Schubert Great C Major Symphony
Josef Krips, conductor
London Symphony Orchestra
Condition: VG++ to EX
Date first published: 1958
Price range: $30-227, mean $89 on popsike
Comments: I won't go into great detail about the performance here except to say this is one of the very best Schubert 9ths, and it has held its ground with the passing of time. I have included some more insightful comments from FFSS below for your reference.
Now let's get to the nitty gritty of the vinyl recording. This is an early Decca FFSS from 1958. My first observations upon listening to the recording were: 1) Narrow soundstage. Somewhat disappointing, given that this was recorded in the famed Kingsway Hall. Sitting before my loudspeakers, the orchestra seemed centered in a relatively small area right in the middle of the stage. I would have expected more ambience but instead felt like their was a low hanging ceiling over the orchestra. The soundstage did, however, have the quality of being relatively deep. 2) Nice clarity. As opposed to the last Krips album, the Tchaikovsky 5th, this album has improved orchestral clarity, most notably in loud and dynamic passages, with just the slightest hint of distortion. 3) Dynamic range felt somewhat compressed, particularly at the upper end. Again, I had Krips' Tchaikovsky in my head still -- perhaps unfairly -- and in comparison, this Schubert album sported just as good low level dynamics but couldn't muster up quite enough sound when the music intensified. 4) Boosted treble. Treble was bright throughout the recording.
The digital remaster, one of Decca's limited "The Classic Sound" reissues from the mid-1990s, sounds quite different from the analog. Treble is still a tad bright, but the soundstage is much wider, and dynamic range is not as compressed.
Here's what Moon and Gray have to say about this in FFSS:
"This is one of the most respected and revered performances of Schubert's "Great" Symphony because of its combination of Krips' passion and classicism. His performance is the quintessential mellow Viennese approach to this score. For a more dramatic approach try Munch (RCA LSC2344) or Szell (Epic BC1009). The Penguin Stereo Guide, in giving this recording a Rosette, comments:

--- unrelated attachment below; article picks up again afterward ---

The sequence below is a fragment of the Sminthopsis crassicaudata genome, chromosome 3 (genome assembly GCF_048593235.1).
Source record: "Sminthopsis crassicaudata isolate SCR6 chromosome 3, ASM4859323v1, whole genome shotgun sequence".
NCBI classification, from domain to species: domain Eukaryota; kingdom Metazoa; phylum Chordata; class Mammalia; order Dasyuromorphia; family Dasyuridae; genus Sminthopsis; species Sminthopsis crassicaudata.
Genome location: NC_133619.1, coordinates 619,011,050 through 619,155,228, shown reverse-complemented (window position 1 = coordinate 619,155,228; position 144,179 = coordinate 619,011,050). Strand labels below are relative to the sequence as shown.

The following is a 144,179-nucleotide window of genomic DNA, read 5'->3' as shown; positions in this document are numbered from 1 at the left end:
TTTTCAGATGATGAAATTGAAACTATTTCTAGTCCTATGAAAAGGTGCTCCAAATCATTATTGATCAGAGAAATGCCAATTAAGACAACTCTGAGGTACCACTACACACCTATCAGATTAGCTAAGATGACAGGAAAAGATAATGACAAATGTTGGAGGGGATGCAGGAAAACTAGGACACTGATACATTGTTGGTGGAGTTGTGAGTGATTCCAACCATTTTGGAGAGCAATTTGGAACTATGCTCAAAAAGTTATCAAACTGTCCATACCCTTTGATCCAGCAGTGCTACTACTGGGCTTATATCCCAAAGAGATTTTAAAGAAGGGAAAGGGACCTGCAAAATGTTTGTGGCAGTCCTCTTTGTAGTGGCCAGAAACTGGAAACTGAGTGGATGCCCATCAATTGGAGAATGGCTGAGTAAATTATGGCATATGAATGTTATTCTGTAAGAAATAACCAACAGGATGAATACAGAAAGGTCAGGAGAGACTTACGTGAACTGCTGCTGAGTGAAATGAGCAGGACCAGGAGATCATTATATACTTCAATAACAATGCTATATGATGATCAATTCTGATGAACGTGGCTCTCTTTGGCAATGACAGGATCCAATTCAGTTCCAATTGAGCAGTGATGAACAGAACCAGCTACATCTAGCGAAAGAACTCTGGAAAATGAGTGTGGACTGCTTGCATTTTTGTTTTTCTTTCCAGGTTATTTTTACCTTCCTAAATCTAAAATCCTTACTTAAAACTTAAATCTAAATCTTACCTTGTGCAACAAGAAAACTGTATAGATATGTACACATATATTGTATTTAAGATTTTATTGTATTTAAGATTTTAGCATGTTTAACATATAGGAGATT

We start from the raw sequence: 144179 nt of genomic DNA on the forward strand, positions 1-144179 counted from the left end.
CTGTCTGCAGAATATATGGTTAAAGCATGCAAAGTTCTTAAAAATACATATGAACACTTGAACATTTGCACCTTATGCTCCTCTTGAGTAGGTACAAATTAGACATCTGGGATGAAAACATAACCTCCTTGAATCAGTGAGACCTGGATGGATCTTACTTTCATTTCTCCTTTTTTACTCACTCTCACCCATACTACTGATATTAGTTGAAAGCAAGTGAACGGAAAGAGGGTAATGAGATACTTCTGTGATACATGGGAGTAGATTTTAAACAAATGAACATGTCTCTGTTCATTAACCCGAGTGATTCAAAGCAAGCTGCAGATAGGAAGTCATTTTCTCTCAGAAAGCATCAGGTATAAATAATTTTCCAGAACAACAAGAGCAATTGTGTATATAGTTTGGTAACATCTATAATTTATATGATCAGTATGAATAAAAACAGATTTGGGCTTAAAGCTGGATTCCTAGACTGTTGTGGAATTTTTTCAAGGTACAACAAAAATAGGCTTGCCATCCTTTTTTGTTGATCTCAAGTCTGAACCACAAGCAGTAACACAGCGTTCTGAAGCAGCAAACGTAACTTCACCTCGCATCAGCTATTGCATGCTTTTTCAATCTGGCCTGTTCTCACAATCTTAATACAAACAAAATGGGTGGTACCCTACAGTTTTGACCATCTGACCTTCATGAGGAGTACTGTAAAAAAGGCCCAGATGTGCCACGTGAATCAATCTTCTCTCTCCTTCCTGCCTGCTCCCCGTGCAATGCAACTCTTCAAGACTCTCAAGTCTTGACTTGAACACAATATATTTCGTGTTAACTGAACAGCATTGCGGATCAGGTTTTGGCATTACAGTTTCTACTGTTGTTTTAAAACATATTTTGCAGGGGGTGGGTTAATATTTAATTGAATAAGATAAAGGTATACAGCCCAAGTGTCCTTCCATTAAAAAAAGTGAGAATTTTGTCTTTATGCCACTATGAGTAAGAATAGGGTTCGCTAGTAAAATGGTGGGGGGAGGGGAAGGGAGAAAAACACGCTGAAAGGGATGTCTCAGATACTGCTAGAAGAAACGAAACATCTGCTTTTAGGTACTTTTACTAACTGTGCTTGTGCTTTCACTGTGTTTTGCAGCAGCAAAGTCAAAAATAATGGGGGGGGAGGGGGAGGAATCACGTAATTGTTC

'Joseph Krips never made a finer record than this, and in the current reissue the sound is outstanding, too, with a glowing bloom cast over the entire orchestra. The performance itself has a direct, unforced spontaneity which shows Krip's natural feeling for Schubertian lyricism at its most engaging. The playing is polished yet flexible, strong without ever sounding aggressive. In the two final movements Krips finds an airy exhilaration which makes one wonder how every other conductor can keep the music earthbound as they do. The pointing of the trio in the Scherzo is delectable, and the feathery lightness of the triplets in the finale makes on positively welcome every single one of its many repetitions. As a whole this reading represents the Viennese tradition at its very finest, and this record is not surpassed in the present catalogue either on grounds of sound or as a performance.'
Recorded in May, 1958 in Kingsway Hall. Kenneth E. Wilkinson, engineer."
Moon and Gray rated this 9 for performance and 9 for sound. I concur with the performance grading but have to disagree on the sound. Maybe a later pressing would resolve some of the problems inherent on this early FFSS pressing. My brief survey of popsike and collectorsfrenzy shows no ED2 or ED3 pressings.